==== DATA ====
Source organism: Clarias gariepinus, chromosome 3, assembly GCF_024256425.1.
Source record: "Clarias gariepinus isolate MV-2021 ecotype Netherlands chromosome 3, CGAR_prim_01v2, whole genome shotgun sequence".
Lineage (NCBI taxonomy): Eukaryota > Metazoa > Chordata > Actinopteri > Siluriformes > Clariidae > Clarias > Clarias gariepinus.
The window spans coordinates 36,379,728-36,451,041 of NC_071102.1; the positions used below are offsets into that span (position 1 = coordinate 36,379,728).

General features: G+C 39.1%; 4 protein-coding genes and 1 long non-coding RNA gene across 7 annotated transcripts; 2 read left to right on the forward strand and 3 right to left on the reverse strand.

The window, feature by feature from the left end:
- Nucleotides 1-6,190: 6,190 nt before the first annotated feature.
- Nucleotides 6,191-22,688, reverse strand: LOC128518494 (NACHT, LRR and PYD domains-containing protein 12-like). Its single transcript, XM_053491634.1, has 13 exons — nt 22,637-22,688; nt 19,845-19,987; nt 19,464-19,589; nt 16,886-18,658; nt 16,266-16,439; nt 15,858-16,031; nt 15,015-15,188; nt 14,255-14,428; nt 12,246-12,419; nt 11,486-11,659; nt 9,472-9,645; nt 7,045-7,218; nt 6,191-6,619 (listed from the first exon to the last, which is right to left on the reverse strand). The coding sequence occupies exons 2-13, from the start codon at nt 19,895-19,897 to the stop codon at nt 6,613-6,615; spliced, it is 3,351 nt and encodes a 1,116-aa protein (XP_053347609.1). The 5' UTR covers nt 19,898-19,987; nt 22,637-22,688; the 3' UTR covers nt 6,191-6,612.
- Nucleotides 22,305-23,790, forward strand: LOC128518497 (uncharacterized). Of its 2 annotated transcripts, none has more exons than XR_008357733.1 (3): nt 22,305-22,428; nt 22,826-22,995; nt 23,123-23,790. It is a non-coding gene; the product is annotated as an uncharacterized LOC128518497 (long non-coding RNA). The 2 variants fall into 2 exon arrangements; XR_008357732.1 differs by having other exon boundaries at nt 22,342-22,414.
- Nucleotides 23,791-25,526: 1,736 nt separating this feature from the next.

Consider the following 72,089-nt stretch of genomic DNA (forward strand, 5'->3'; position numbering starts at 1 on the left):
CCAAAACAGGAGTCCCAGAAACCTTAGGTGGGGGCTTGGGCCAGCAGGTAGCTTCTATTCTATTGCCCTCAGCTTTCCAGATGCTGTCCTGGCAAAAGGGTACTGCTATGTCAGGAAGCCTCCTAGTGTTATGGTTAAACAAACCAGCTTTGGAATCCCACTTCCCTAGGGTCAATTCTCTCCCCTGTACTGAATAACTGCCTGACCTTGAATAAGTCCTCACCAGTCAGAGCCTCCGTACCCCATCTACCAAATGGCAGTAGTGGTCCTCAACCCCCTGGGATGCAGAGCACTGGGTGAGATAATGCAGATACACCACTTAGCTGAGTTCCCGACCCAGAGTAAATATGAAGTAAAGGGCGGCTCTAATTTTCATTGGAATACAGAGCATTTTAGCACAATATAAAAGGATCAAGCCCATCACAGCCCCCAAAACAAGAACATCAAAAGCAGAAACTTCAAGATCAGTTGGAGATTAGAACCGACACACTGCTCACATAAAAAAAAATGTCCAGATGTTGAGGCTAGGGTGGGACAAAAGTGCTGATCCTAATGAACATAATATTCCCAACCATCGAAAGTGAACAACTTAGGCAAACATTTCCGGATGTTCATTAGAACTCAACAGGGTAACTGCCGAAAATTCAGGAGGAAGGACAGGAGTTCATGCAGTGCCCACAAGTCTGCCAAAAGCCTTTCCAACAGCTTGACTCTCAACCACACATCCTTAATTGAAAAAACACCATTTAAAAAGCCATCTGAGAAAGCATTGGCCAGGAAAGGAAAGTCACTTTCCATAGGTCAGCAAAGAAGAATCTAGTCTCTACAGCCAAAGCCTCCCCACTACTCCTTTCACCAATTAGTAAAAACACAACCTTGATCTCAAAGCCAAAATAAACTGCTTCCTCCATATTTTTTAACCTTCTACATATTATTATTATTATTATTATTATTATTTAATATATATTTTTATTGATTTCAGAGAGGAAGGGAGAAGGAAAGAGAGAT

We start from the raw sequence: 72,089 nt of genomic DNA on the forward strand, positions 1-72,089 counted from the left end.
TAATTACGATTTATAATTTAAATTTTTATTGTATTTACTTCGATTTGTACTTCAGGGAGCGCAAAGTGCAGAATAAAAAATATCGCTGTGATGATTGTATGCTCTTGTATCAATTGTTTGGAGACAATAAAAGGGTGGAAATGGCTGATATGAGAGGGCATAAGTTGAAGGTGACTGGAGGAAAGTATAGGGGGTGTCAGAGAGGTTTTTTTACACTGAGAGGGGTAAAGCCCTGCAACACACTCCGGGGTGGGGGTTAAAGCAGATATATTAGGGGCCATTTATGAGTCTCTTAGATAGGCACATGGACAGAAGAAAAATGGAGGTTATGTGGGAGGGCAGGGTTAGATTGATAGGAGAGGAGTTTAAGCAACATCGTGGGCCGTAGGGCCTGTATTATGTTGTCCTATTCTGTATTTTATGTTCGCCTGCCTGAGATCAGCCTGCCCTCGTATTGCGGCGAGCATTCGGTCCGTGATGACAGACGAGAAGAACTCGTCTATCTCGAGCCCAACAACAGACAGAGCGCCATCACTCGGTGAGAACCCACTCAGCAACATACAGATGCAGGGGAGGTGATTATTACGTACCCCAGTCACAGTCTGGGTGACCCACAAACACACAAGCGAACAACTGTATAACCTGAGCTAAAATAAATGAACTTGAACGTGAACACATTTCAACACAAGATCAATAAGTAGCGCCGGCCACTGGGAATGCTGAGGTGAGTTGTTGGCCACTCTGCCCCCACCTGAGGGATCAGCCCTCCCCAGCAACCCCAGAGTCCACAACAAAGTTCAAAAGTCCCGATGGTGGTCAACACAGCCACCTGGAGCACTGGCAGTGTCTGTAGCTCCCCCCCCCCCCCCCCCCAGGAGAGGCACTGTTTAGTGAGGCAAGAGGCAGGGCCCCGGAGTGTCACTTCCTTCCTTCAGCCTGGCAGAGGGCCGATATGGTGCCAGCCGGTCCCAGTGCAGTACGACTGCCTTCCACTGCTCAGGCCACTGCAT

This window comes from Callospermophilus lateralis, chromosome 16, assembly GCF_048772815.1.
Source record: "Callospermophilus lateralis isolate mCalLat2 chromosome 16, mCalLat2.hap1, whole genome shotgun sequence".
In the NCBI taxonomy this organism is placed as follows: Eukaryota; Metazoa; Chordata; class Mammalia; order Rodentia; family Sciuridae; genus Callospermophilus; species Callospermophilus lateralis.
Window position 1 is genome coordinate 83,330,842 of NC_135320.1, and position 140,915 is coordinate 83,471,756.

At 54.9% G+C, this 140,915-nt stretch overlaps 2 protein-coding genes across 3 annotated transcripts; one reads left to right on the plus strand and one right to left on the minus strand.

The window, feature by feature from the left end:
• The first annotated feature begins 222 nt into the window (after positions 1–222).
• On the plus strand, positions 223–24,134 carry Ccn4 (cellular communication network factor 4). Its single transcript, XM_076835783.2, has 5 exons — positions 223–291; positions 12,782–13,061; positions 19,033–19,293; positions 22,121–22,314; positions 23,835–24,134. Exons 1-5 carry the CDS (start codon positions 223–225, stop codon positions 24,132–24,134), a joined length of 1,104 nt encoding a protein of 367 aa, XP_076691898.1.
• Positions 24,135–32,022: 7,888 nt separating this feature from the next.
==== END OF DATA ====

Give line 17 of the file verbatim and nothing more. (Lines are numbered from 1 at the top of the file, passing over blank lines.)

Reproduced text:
In the NCBI taxonomy this organism is placed as follows: Eukaryota; Metazoa; Chordata; class Mammalia; order Rodentia; family Sciuridae; genus Callospermophilus; species Callospermophilus lateralis.